Senior Afghan officials besides Shahim have previously advocated potential war crimes. On August 7, 2014, Kandahar police chief Gen. Raziq announced that his troops had orders not to take any Taliban prisoners. “It is my command to all soldiers not to let them live anymore, to eliminate them in any possible way,” he told reporters during a media briefing. On August 13, 2014, the Baghlan provincial police chief Gen. Aminullah Amarkhail announced a similar summary execution policy, stating that: "We have told our soldiers, in order to prevent the release of Taliban from prisons and the judicial systems, that they should be killed and must be punished for what they have done.” That same month, Abdul Khaliq Maroof, governor of Hesarak district in southeastern Nangarhar province, was even more direct: "I tell all commanders, no matter where they find the Taliban, they should not be brought in alive.” Take-no-prisoner orders by military officers raise the risk of killings of Afghan civilians in combat zones.

Concerns about captured insurgents being released and returning to the battlefield date back to the administration of former President Hamid Karzai. Shahim’s comments coincide with both a serious intensification of the conflict as well as reports of Taliban atrocities and potential war crimes against Afghan soldiers. The Taliban claimed responsibility for a June 22 attack on the Afghan parliament in Kabul and have made battlefield gains in the northern province of Kunduz. In April, Taliban insurgents in Badakhshan province allegedly beheaded 28 captured Afghan soldiers.

All parties to the armed conflict in Afghanistan are obligated to abide by international humanitarian law, or the laws of war. The laws of war place restrictions on the methods and means of combat, including the requirement to discriminate between civilians and combatants and otherwise minimize civilian harm. The law also requires the humane treatment of all persons in custody, including civilians and captured combatants. Violations by one party to the conflict do not justify or excuse violations by the other side.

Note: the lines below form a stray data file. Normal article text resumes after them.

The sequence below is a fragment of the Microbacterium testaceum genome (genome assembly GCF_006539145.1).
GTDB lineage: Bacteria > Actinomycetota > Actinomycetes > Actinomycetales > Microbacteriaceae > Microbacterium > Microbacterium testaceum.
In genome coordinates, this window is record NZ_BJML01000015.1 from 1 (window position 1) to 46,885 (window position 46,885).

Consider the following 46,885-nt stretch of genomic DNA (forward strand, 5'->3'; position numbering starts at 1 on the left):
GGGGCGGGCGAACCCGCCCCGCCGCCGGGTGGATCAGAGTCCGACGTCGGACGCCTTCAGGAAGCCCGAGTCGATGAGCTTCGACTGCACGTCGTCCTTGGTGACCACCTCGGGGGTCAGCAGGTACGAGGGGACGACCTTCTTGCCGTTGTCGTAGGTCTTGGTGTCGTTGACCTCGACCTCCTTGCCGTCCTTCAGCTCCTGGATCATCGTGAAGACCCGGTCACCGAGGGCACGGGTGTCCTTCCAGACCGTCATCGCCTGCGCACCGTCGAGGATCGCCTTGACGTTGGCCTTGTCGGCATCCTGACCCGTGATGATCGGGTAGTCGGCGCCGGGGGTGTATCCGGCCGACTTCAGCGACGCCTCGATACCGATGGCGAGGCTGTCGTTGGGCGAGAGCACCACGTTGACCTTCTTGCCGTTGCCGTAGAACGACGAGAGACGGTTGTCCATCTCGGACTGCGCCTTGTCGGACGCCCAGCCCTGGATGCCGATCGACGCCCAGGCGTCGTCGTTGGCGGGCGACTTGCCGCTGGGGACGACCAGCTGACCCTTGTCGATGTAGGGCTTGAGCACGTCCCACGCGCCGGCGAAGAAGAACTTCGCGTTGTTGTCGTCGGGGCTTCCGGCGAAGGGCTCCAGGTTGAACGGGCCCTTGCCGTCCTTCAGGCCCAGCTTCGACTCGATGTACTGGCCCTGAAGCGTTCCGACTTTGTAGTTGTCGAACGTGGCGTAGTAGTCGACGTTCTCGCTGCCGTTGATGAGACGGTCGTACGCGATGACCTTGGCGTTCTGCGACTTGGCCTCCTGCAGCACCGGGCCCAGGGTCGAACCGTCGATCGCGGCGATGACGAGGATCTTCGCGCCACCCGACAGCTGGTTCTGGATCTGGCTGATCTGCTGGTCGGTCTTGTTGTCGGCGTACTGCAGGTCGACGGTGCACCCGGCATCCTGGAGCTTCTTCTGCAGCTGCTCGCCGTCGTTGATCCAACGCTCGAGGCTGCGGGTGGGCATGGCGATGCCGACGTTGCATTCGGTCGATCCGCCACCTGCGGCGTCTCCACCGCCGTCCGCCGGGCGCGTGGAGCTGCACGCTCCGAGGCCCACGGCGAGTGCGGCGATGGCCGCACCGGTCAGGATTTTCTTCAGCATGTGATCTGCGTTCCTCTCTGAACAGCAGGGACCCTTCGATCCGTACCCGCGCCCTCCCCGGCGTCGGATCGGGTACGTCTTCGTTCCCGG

Serious violations of the laws of war committed with criminal intent are war crimes. Commanders who order or otherwise assist, facilitate, aid, or abet the commission of a war crime may be criminally liable. States have an obligation to investigate and appropriately prosecute alleged war crimes by members of their forces.

Foreign donors who fund Afghan military operations have yet to publicly criticize statements by senior Afghan officials advocating possible war crimes. Afghanistan’s international donors, particularly the United States, have spent more than a decade and billions of dollars to underwrite and train Afghan security forces. On January 1 NATO launched its Resolute Support mission, which will provide advice and assistance to Afghan military at least until the end of 2015. In March the US pledged to continue providing approximately $4 billion annually for the Afghan military until the end of 2017.

“Foreign donors assisting the Afghan military should make it clear that their support depends on minimizing harm to civilians and holding violators to account,” Kine said. “Afghanistan’s donors need to press the military to end abuses or they may find themselves complicit in future atrocities.”

View online : https://www.hrw.org/news/2015/...